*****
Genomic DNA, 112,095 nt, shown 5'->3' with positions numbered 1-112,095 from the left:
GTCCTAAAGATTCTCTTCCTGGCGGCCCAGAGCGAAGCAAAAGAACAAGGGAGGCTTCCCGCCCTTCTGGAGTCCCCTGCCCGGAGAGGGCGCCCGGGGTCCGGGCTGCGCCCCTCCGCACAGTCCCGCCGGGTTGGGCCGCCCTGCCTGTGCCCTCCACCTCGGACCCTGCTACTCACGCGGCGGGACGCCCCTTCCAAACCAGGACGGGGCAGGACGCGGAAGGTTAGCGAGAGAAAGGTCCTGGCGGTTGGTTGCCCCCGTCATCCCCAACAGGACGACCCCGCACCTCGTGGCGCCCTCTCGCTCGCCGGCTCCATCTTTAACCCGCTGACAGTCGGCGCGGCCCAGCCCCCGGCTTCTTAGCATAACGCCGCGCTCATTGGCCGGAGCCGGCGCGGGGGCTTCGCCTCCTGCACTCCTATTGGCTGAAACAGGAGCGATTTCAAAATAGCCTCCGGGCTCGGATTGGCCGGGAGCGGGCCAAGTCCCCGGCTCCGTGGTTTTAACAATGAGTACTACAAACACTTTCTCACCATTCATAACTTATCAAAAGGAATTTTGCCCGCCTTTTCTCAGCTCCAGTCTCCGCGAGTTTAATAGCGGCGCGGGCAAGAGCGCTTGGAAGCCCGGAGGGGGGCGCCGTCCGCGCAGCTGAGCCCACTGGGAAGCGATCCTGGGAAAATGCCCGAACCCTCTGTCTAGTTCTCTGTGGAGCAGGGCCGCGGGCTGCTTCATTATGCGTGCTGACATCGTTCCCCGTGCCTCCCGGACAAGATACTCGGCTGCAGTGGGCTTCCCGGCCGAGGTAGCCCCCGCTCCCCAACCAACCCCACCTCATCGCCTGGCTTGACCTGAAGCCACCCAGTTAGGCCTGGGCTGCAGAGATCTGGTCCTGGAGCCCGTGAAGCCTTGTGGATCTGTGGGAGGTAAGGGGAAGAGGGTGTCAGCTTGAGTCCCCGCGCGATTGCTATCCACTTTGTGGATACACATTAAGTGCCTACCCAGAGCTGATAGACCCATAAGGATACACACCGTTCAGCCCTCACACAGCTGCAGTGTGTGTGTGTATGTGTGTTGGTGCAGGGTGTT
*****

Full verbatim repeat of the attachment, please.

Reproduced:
Genomic DNA, 112,095 nt, shown 5'->3' with positions numbered 1-112,095 from the left:
GTCCTAAAGATTCTCTTCCTGGCGGCCCAGAGCGAAGCAAAAGAACAAGGGAGGCTTCCCGCCCTTCTGGAGTCCCCTGCCCGGAGAGGGCGCCCGGGGTCCGGGCTGCGCCCCTCCGCACAGTCCCGCCGGGTTGGGCCGCCCTGCCTGTGCCCTCCACCTCGGACCCTGCTACTCACGCGGCGGGACGCCCCTTCCAAACCAGGACGGGGCAGGACGCGGAAGGTTAGCGAGAGAAAGGTCCTGGCGGTTGGTTGCCCCCGTCATCCCCAACAGGACGACCCCGCACCTCGTGGCGCCCTCTCGCTCGCCGGCTCCATCTTTAACCCGCTGACAGTCGGCGCGGCCCAGCCCCCGGCTTCTTAGCATAACGCCGCGCTCATTGGCCGGAGCCGGCGCGGGGGCTTCGCCTCCTGCACTCCTATTGGCTGAAACAGGAGCGATTTCAAAATAGCCTCCGGGCTCGGATTGGCCGGGAGCGGGCCAAGTCCCCGGCTCCGTGGTTTTAACAATGAGTACTACAAACACTTTCTCACCATTCATAACTTATCAAAAGGAATTTTGCCCGCCTTTTCTCAGCTCCAGTCTCCGCGAGTTTAATAGCGGCGCGGGCAAGAGCGCTTGGAAGCCCGGAGGGGGGCGCCGTCCGCGCAGCTGAGCCCACTGGGAAGCGATCCTGGGAAAATGCCCGAACCCTCTGTCTAGTTCTCTGTGGAGCAGGGCCGCGGGCTGCTTCATTATGCGTGCTGACATCGTTCCCCGTGCCTCCCGGACAAGATACTCGGCTGCAGTGGGCTTCCCGGCCGAGGTAGCCCCCGCTCCCCAACCAACCCCACCTCATCGCCTGGCTTGACCTGAAGCCACCCAGTTAGGCCTGGGCTGCAGAGATCTGGTCCTGGAGCCCGTGAAGCCTTGTGGATCTGTGGGAGGTAAGGGGAAGAGGGTGTCAGCTTGAGTCCCCGCGCGATTGCTATCCACTTTGTGGATACACATTAAGTGCCTACCCAGAGCTGATAGACCCATAAGGATACACACCGTTCAGCCCTCACACAGCTGCAGTGTGTGTGTGTATGTGTGTTGGTGCAGGGTGTT